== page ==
Often when encountering the objections people have concerning the Bible, I am left duly unimpressed with the quality of thought behind their skepticism.
"Did Adam have a navel?" is one such question. Considering the Bible's claim to be the authoritative Word of God, I wonder why people do not spend more time asking questions like "What am I going to do about the fact that Jesus died for my sins?" or "If this Bible is true, how shall I then live?"
"Well Did Adam have a navel?"
Could be. How else do you explain navel oranges or seedless watermelons? Something or someone had to produce them after their own kind. If man can produce a seedless grape, surely an all-powerful God could create a man in His own image with or without a navel.
Consider another eternal question "Where did Cain get his wife?" To which I invariably reply "The same place any man gets his wife from the available women!"
Or how about this one "How could Jonah be in the belly of a whale?" Questions such as these reveal skepticism and the desire to reduce the Bible God's Word to the level of absurdity. If it can be shown that the Bible consists mainly of ridiculous fallacies, then its claim to be the infallible guide to our lives is refuted. Most of the questions directed in this manner are merely parroted clichés that clearly show that the skeptic has done no serious thinking of his own.
Another error that many people make when approaching the Bible is to accept the claims of 19th century Historical Criticism. The 19th century historical critics were liberal agnostics who studied theology in an attempt to discredit the Bible. Men such as William James and Julian Huxley began with the assumption that the Bible was full of historical inaccuracies and myths, and then attempted to separate what they considered to be fact from fiction. The claims of these liberal Bible scholars sparked an interest in biblical archaeology as scores of archaeologists flocked to the Middle East to gain new knowledge of ancient history.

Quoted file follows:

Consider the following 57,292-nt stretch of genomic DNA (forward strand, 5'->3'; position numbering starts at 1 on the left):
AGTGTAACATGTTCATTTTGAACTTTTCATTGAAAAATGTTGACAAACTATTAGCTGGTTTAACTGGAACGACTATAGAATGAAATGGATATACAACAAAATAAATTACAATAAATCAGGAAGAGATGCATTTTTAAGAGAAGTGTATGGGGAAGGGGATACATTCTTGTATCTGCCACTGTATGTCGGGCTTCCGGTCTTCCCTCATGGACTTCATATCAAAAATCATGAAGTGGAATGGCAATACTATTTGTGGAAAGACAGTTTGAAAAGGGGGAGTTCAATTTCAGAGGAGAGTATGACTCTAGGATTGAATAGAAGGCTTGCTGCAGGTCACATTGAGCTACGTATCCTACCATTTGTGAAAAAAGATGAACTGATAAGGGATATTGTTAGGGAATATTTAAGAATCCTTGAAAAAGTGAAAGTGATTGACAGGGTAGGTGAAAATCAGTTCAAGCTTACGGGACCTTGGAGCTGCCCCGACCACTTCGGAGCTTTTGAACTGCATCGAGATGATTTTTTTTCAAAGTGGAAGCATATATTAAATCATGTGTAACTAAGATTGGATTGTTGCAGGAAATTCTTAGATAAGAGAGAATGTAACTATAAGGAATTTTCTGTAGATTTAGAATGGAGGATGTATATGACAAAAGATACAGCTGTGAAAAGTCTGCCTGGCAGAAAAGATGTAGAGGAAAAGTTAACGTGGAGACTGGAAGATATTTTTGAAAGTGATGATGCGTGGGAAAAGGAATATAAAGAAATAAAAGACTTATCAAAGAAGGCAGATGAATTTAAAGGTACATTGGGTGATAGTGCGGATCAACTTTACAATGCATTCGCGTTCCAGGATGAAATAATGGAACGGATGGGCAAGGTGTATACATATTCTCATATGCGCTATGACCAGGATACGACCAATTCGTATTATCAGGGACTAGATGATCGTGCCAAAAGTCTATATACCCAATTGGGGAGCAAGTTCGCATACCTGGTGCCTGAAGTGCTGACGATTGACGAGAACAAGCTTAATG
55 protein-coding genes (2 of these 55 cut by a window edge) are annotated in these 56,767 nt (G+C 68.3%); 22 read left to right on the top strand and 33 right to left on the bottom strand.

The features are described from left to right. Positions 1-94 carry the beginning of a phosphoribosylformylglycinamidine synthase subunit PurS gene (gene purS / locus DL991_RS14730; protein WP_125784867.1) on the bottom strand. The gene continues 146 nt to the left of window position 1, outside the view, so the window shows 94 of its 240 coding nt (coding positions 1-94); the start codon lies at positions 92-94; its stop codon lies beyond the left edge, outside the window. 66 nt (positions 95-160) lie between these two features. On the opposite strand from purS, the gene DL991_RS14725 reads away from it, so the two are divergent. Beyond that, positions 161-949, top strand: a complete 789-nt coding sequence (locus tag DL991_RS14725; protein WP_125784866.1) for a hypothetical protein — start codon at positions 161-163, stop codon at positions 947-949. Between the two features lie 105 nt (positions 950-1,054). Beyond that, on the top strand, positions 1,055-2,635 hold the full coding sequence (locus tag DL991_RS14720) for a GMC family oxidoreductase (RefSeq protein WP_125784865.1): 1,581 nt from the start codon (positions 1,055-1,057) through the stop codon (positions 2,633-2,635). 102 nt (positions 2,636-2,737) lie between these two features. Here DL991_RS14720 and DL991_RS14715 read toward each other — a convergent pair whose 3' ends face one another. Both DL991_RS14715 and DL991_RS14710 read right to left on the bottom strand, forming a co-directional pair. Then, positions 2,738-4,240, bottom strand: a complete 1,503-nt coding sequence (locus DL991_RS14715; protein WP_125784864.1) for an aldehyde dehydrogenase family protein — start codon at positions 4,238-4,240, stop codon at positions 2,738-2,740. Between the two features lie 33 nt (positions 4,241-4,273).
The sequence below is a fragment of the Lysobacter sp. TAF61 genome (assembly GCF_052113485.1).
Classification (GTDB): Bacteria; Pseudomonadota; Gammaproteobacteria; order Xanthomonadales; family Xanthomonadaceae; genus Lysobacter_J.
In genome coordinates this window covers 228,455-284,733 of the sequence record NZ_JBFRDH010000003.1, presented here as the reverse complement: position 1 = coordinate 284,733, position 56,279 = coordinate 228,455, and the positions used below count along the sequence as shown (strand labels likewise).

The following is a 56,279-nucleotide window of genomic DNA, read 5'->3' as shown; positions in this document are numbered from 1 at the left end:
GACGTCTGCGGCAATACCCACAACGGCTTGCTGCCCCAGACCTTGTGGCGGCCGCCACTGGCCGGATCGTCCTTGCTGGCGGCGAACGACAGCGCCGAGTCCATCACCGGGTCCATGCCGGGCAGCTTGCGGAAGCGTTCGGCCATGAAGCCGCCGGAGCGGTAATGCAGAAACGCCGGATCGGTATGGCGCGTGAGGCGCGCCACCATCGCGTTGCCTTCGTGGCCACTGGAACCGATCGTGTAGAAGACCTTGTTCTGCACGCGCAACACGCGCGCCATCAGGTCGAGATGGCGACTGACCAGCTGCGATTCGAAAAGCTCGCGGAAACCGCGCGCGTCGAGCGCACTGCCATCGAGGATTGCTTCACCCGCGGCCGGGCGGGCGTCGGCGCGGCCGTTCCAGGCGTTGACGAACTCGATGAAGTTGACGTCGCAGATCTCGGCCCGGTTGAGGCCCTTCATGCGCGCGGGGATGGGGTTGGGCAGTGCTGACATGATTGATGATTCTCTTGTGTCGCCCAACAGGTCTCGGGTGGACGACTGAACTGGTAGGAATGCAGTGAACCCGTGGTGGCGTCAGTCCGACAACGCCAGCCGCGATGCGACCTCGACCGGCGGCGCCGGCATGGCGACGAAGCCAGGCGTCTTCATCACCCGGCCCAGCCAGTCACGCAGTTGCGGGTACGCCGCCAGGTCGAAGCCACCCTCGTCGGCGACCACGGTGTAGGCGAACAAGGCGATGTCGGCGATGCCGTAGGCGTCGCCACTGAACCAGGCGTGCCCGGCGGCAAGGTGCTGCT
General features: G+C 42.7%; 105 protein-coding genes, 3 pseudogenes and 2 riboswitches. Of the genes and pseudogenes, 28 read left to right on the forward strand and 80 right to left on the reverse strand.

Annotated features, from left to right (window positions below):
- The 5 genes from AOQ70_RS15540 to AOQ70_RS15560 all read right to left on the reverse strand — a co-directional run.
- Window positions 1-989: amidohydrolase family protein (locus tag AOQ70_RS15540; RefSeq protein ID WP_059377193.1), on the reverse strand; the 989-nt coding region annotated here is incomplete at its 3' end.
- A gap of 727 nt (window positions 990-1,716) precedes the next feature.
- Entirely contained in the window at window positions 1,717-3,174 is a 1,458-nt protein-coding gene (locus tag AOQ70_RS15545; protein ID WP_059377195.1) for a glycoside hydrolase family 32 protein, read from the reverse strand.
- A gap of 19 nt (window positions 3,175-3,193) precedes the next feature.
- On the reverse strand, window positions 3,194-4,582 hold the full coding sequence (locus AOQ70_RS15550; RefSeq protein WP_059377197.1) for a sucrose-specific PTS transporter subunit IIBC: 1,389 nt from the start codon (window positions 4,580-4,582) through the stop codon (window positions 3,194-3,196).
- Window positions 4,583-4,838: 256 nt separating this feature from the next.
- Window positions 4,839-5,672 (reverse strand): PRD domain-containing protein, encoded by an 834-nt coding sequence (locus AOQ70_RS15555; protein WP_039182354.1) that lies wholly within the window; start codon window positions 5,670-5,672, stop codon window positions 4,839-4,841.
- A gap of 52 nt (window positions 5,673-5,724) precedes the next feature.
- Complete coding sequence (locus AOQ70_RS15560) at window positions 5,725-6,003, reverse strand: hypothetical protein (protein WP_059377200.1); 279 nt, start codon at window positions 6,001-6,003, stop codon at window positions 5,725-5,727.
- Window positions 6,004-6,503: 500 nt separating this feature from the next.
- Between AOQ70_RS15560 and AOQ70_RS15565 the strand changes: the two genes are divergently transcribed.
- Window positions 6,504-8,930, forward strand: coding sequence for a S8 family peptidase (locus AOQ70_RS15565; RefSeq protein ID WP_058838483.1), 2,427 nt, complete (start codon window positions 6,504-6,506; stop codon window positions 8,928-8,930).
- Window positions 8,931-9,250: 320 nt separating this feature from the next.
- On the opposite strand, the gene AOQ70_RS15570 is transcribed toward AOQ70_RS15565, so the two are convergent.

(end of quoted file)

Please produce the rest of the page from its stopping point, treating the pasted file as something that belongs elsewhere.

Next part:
Also See Academia’s Asinine Assault On The Bible AND
How to Talk to a Theological Liberal (If You Must)
The irony of this situation is that although most of these archaeologists set out to disprove the Bible, they ended up supporting its high degree of historical accuracy. All they ended up proving was that the Bible is the most accurate extensive history of ancient times.  They uncovered the ancient civilization of the Hittites  and found thousands of manuscript copies of Old and New Testament books which confirmed the accuracy of modern texts. 
Although virtually all of the claims of the liberal agnostics have been disproven by modern research, many of their ideas still float around as popular axioms. The greater crime, however, is that their ideas are still being propagated by many university professors. These fallacies are spewed out without a shred of reputable evidence, and many unsuspecting university students swallow them whole.
I would like to examine just three of the most common misconceptions that people have about the Bible. These misunderstandings were first popularized in the 19th century. Although they have been soundly refuted, it is sad to say that they are still widely taught and held beliefs in many classrooms.